Homeorhesis, derived from the Greek for "similar flow", is a concept encompassing dynamical systems which return to a trajectory, as opposed to systems which return to a particular state, which is termed homeostasis.
The word itself is a little-used term of art in biology, where it describes the tendency of developing or changing organisms to continue development or change towards a given state, even if disturbed in development. The term was first coined by C.H. Waddington, on or before 1940, along with the related term chreod, meaning "necessary path", which is the trajectory to which the system tends to return.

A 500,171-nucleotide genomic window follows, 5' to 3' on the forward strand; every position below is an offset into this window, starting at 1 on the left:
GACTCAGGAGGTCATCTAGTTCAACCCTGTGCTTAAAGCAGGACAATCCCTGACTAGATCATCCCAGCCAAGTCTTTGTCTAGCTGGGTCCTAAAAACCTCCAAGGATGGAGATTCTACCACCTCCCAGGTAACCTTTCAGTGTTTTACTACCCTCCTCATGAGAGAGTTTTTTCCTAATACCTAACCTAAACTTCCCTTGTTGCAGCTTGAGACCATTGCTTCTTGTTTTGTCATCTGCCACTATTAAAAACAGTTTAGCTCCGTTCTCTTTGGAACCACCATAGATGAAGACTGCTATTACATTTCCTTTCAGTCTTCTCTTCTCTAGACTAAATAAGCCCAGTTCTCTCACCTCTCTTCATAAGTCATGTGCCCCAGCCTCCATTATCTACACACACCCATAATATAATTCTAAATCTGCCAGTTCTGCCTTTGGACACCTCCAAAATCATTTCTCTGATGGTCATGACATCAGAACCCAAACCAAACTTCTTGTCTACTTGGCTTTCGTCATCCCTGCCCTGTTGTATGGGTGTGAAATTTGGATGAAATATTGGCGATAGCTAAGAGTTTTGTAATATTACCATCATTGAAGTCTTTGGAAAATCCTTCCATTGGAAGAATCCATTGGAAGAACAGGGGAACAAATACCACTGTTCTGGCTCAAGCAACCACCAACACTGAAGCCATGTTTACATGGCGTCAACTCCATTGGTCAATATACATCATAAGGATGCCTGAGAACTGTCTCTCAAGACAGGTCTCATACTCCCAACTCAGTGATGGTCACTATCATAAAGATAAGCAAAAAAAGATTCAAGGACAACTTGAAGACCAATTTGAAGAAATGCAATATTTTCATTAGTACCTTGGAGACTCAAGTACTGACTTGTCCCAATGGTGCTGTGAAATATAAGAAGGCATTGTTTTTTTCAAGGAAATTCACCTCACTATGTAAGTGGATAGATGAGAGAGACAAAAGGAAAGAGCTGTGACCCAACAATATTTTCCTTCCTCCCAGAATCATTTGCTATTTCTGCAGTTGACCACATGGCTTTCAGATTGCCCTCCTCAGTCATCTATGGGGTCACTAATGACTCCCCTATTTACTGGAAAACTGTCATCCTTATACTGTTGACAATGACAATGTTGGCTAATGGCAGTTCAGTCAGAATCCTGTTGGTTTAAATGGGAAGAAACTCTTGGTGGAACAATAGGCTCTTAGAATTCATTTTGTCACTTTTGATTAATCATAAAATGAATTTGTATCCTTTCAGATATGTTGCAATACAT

Look up homeorhesis in Wiktionary, the free dictionary.
In ecology the concept is important as an element of the Gaia hypothesis, where the system under consideration is the ecological balance of different forms of life on the planet. It was Lynn Margulis, the coauthor of Gaia hypothesis, who wrote in particular that only homeorhetic and not homeostatic balances are involved in the theory. That is, the composition of Earth's atmosphere, hydrosphere, and lithosphere are regulated around "set points" as in homeostasis, but those set points change with time.